Clin Endosc.  2016 Mar;49(2):161-167. 10.5946/ce.2016.011.

Endoscopic Ultrasound (EUS)-Guided Pancreatic Duct Drainage: The Basics of When and How to Perform EUS-Guided Pancreatic Duct Interventions

  • 1Center for Endoscopic Research and Therapeutics (CERT), University of Chicago Medicine, Chicago, IL, USA.


Despite the advances in endoscopy, endoscopic ultrasound-guided pancreatic duct drainage (EUS-PDD) remains a technically challenging procedure. Technical success rates are greater than 70%; however, the average rate of adverse events is nearly 20%, which increases to 55% when stent migration is included. Until recently, a significant difficulty with this technique was the absence of dedicated devices. Proper patient selection is of utmost importance, and EUS-PDD should be reserved for patients who have failed endoscopic retrograde pancreatography. Furthermore, EUS-PDD must be performed by experienced endoscopists who are familiar with the technique. The most common indications include chronic pancreatitis induced strictures and stones, disconnected pancreatic ducts, inaccessible ampulla, and post-surgical altered anatomy. This manuscript will review the accessories used, techniques employed, and published literature reporting outcomes as well as adverse events regarding EUS-PDD.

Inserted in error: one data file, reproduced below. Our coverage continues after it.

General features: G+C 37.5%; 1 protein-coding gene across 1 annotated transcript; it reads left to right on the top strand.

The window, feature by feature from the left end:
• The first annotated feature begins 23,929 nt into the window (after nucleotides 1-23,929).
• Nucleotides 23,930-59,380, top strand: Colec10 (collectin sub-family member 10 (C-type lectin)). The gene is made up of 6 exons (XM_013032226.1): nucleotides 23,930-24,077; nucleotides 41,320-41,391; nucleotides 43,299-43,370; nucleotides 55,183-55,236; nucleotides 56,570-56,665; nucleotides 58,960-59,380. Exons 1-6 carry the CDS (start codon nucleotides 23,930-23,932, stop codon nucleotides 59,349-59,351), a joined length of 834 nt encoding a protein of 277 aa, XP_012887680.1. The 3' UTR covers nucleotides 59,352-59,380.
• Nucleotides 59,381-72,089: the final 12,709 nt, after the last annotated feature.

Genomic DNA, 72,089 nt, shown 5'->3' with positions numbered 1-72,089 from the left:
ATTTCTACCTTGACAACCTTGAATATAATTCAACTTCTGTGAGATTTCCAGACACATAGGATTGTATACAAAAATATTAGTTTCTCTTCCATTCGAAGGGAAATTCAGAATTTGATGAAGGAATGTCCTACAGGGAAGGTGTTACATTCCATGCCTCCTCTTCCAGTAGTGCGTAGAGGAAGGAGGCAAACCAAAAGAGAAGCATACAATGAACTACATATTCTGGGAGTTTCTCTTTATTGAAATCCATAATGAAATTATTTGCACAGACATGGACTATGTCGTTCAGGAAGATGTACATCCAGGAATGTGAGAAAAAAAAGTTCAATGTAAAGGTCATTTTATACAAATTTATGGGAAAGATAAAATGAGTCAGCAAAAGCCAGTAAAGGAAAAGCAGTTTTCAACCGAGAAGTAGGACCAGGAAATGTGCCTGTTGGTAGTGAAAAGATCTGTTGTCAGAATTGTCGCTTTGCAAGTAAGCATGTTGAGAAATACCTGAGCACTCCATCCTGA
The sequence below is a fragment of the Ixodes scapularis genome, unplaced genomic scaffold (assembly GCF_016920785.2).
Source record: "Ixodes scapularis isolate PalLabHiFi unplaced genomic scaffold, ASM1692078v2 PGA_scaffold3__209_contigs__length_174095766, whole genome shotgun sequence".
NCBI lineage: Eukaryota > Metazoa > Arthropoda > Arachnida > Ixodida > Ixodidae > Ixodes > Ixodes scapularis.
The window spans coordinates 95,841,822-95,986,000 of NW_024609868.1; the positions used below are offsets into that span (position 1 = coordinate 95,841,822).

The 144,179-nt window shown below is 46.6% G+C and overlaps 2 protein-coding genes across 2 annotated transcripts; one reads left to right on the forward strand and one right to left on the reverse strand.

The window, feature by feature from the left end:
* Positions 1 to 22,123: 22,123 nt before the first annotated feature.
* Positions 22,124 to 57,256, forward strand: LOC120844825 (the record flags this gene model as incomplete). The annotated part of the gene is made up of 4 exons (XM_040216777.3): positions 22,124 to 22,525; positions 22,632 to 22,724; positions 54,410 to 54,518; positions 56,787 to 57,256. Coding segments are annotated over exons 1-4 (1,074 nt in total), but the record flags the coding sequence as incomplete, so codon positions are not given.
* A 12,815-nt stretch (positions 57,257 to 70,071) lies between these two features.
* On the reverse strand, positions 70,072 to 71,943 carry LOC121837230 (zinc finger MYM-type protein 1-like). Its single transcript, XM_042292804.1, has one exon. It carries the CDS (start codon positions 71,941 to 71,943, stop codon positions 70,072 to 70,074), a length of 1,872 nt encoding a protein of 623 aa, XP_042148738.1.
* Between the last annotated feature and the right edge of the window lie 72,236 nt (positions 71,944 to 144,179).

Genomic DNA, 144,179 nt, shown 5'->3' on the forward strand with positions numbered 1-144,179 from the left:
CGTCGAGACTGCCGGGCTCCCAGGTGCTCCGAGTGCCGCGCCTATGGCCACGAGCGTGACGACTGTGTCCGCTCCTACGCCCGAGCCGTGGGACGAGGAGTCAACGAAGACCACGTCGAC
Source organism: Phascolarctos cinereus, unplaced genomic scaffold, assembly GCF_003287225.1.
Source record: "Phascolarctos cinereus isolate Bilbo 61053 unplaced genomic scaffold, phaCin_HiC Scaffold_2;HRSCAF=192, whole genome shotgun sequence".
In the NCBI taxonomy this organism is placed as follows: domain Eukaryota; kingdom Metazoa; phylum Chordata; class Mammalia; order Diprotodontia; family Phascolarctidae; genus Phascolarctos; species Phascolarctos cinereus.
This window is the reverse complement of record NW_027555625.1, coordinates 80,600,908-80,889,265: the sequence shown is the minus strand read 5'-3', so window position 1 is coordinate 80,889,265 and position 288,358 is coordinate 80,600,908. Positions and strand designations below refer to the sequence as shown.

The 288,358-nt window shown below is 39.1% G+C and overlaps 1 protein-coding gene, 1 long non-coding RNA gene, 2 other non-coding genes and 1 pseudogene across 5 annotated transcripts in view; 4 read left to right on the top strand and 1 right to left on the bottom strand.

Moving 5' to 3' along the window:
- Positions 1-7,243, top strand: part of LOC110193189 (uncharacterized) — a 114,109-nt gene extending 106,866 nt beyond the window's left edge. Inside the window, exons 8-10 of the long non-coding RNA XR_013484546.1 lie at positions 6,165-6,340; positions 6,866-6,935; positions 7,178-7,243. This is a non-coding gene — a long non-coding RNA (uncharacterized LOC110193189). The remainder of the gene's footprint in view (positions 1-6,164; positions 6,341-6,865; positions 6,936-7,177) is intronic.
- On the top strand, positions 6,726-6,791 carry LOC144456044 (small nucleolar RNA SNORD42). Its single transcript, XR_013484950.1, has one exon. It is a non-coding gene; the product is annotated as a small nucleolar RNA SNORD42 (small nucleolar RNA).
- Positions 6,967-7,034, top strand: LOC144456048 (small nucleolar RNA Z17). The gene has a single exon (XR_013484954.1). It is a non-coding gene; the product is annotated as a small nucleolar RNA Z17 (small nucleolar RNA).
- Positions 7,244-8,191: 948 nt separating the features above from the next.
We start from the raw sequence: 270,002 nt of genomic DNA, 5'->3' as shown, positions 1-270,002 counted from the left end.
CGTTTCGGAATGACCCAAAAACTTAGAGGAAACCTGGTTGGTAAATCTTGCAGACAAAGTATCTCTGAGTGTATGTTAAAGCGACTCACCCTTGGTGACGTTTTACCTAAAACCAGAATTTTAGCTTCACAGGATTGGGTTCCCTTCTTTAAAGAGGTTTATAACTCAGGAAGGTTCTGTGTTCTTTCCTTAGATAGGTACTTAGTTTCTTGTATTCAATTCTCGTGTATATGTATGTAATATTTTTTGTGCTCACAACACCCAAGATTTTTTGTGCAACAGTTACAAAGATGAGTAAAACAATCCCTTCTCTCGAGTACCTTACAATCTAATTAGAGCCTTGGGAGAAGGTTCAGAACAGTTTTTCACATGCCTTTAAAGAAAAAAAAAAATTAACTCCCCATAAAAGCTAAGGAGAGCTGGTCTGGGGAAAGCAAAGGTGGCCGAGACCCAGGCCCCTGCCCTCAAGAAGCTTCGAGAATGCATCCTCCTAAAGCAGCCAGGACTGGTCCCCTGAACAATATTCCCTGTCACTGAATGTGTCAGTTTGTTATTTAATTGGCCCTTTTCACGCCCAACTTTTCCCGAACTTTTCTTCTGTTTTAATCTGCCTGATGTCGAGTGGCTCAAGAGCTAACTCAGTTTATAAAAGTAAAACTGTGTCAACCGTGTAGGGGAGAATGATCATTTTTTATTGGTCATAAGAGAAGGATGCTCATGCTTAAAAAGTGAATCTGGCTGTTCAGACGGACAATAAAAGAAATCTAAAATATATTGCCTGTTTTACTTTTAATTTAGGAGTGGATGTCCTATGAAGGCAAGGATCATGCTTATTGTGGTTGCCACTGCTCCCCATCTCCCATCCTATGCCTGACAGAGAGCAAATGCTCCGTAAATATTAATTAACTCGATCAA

Endosonography; Stents; Pancreatic ducts; Drainage; Pancreatic duct intervention

MeSH Terms

Constriction, Pathologic
Pancreatic Ducts*
Pancreatitis, Chronic
Patient Selection


  • Fig. 1. Endoscopic ultrasound (EUS)-guided anterograde pancreatic duct drainage and stenting in a patient with Whipple surgery and anastomotic stenosis. (A) EUS imaging revealing a dilated main pancreatic duct to 10 mm in maximum diameter. (B) The curvilinear echoendoscope is positioned to puncture the main pancreatic duct. (C) A 19 gauge EUS-fine needle aspiration is advanced into the main pancreatic duct and a pancreatogram is obtained revealing a dilated pancreatic duct. (D) A 0.035-inch guidewire is advanced into the main pancreatic duct; however, it is unable to bypass the anastomosis and is coiled in the distal pancreatic duct. (E) The pancreatogastrostomy tract is dilated with a 4 mm × 4 cm dilation balloon. (F) A 7 Fr by 4 cm double pigtail plastic stent was then placed over the wire across the pancreatogastrostomy. The stent position is confirmed endosonographically (G) and endoscopically (H).

Cited by  2 articles

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